Time for Sanders to grow up

by Michael Sean Winters

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Sen. Bernie Sanders is 74 years old. And, it is time for him to grow up.

This past weekend, supporters of the Vermont senator's bid for the Democratic nomination not only disrupted the state party convention in Nevada, they threatened the party chair. They threw chairs. That is not democracy in action. That is a mob.

In response, the senator and his campaign could not manage a real apology. Sanders said it "goes without saying" that he is opposed to violence and intimidation, but before that and after it, he hedged his repudiation of the mob-like tactics with charges that the system is rigged, that the party needs to change its policies, that he has not gotten a fair shot from Democratic National Committee Chair Debbi Wasserman Schultz. It was like listening to some prelates apologize for covering up the sexual abuse of children 15 years ago, more self-justification than contrition. If your child offered the kind of apology the senator offered, you would sit them down and explain what a real apology sounds like.

The turmoil in Nevada is not the only reason to question the maturity of Sen. Sanders. It has been obvious for weeks now that there is no viable path for him to attain the Democratic nomination. Ever since the April 2 primaries, in which Clinton won the primaries in Connecticut, Delaware, Pennsylvania and Maryland, and the last three by wide margins, and Sanders took only Rhode Island, she has had an insurmountable lead in pledged delegates. She has received 3 million more votes than Sanders. How is the system rigged? And, if even Sen. Ted Cruz knew that once there was no path to the nomination, it was time to get out of the race, why does this simple mathematical calculation, and the political consequence that flows therefrom, evade Sanders?

I would have no objection to Sanders staying in the race if he were merely focusing on the issues that are closest to his heart, such as income inequality and overturning the Citizens United decision that opened the floodgates to more money and less transparency in politics. The problem in Nevada was that his supporters were questioning the legitimacy of the nominating system itself. His whining about his loss in the New York primary similarly focused on the fact that the primary there is not open to unaffiliated voters, as if it was somehow illegitimate for a political party to restrict voting in the selection of its nominee to members of the party. More than that, even if the DNC's chair favored Clinton, even if a closed primary favored Clinton, there has been nothing "rigged" about the process and, what is more, it is hard to imagine any amount of rigging that would account for a 3 million vote differential.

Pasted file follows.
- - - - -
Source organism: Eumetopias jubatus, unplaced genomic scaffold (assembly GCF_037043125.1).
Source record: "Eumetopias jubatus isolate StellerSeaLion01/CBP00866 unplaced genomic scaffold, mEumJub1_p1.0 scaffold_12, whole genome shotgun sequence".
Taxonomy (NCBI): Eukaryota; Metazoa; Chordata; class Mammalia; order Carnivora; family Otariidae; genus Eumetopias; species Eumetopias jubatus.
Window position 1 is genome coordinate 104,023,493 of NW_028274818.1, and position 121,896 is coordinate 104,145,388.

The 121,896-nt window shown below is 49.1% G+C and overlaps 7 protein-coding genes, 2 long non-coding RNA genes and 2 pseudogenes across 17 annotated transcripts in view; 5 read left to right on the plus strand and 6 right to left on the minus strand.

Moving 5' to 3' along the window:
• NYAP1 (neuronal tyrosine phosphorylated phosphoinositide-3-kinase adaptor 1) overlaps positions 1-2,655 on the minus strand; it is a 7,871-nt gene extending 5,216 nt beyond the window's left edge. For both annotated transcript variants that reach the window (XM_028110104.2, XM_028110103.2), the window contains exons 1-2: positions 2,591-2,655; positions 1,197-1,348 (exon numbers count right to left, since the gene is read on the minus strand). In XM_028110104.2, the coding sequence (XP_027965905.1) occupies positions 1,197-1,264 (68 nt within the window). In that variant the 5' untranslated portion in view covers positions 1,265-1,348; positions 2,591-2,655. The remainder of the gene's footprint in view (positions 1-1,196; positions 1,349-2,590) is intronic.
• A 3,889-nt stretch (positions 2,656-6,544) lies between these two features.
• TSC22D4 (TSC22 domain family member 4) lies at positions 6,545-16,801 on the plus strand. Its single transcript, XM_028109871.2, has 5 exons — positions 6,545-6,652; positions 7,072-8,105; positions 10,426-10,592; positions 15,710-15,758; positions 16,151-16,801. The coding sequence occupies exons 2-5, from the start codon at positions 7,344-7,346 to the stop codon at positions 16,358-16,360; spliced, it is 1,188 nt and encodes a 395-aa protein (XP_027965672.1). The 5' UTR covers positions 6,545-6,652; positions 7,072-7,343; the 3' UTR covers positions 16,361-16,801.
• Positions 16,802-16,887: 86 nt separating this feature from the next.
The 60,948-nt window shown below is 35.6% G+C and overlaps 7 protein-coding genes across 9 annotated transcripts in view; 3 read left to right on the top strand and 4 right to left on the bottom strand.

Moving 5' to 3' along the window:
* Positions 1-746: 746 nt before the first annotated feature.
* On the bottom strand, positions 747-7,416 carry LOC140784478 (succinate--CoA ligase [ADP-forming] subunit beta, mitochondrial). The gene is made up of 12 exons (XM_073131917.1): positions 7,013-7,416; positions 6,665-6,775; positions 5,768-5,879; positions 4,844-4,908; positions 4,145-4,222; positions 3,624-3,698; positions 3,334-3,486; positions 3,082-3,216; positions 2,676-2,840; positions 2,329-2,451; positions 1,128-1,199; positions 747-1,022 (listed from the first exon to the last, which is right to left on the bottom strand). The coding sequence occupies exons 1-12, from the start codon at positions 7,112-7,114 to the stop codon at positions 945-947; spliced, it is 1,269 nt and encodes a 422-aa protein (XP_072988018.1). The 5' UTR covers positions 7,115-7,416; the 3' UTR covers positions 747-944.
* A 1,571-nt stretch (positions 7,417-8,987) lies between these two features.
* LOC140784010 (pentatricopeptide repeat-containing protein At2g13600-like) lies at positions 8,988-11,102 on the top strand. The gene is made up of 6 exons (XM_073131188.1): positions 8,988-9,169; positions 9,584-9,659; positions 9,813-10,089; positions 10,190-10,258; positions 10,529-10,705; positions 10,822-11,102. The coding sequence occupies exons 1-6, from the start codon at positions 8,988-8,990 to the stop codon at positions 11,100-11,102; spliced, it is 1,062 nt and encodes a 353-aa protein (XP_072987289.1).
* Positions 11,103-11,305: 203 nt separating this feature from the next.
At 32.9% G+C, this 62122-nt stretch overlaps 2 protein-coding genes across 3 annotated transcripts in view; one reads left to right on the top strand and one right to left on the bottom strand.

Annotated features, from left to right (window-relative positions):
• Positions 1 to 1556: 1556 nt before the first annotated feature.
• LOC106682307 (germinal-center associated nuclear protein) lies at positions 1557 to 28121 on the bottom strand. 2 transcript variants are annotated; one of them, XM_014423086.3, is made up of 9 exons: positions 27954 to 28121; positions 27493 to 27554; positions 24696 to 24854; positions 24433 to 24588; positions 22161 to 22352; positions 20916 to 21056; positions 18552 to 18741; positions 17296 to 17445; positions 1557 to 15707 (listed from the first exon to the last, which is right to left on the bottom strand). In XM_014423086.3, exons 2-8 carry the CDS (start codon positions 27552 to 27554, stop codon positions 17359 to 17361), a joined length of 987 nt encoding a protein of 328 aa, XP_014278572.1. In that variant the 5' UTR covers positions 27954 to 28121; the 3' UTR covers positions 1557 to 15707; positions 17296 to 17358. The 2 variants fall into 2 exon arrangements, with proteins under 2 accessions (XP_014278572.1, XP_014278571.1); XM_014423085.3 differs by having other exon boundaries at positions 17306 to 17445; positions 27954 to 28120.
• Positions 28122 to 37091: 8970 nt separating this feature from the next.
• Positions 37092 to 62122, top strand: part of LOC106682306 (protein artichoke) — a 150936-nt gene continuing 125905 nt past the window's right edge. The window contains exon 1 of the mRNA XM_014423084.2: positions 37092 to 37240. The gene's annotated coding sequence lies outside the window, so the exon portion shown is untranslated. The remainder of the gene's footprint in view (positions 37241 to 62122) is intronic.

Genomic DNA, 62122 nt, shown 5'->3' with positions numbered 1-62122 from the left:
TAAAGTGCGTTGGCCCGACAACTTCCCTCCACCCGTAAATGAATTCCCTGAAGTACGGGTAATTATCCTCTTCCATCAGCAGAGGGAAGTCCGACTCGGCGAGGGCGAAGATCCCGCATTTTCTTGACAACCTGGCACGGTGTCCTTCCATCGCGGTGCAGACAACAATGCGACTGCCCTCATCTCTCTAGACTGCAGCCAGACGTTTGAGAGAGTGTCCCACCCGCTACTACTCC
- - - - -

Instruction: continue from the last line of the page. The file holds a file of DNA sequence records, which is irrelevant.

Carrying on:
I would also have no objection to Sanders' staying in the race if so many of his supporters were not young people. Young people usually do not vote as often as do older demographic cohorts but they became a key part of the Obama coalition and the Democrats will need them in November to offset the strength of Trump among white working class voters. Young people also are less seasoned and more impressionable, more susceptible to the narrative that the nomination is being stolen from them. "Just look at all the people at his rallies?" they think. "Surely that should translate into more victories at the polls!" But, that has never been the case. The ability to draw 10,000 enthusiastic people to a rally does not translate into an ability to draw millions of people to the polls. By placing the implausible charge that the system is rigged in front of the people most likely to believe it, Sanders is doing a grave disservice to the Democratic Party's chances, not only to win the White House, but to take back the Senate. The Dems need young people to flip control of the Senate too.

There are clearly some divisions within the Sanders camp. Tad Devine is an old school Democratic operative: He has begun to measure his words. Jeff Weaver has more the flavor of a Naderite. The comparison is illustrative. It is Ralph Nader who ran for president in 2000 telling people that there was not a whit of difference between Al Gore and George W. Bush. That was not only irresponsible, it was a lie. In the event, the irresponsibility mattered more than the lie: Campaigns survive lies. But, the 97,488 votes Nader received in Florida from people who believed the lie proved the real life consequence of his irresponsibility. Those who shout "Bernie or Bust" at his rallies may not appreciate the comparison, but their devotion to his person is as creepy as the adulation showered on Trump.

What is most frustrating for me is that I agree with Sanders on most of the issues that differentiate him from Hillary Clinton and I have never, ever liked Clinton. But, if she is the only person with any chance at keeping Donald Trump from the White House, then I'm with her as the slogan goes. Politics, and adulthood, is about choices. We must be responsible for the choices we make. And it is totally irresponsible of Sen. Sanders to be questioning the legitimacy of Clinton's victories and the Democratic Party's nominating process.

If he, like Nader, helps elect Donald Trump, he will not further the causes he cares about and he will have educated a whole lot of young people in foolishness and moral stupidity. That should not be Sanders' legacy. Stay in the race? Sure. Point to your policy differences with Clinton? Sure. But Sanders needs to stop telling his supporters that the only reason they are not going to win is because the game was rigged.

[Michael Sean Winters is a Visiting Fellow at Catholic University's Institute for Policy Research and Catholic Studies.]

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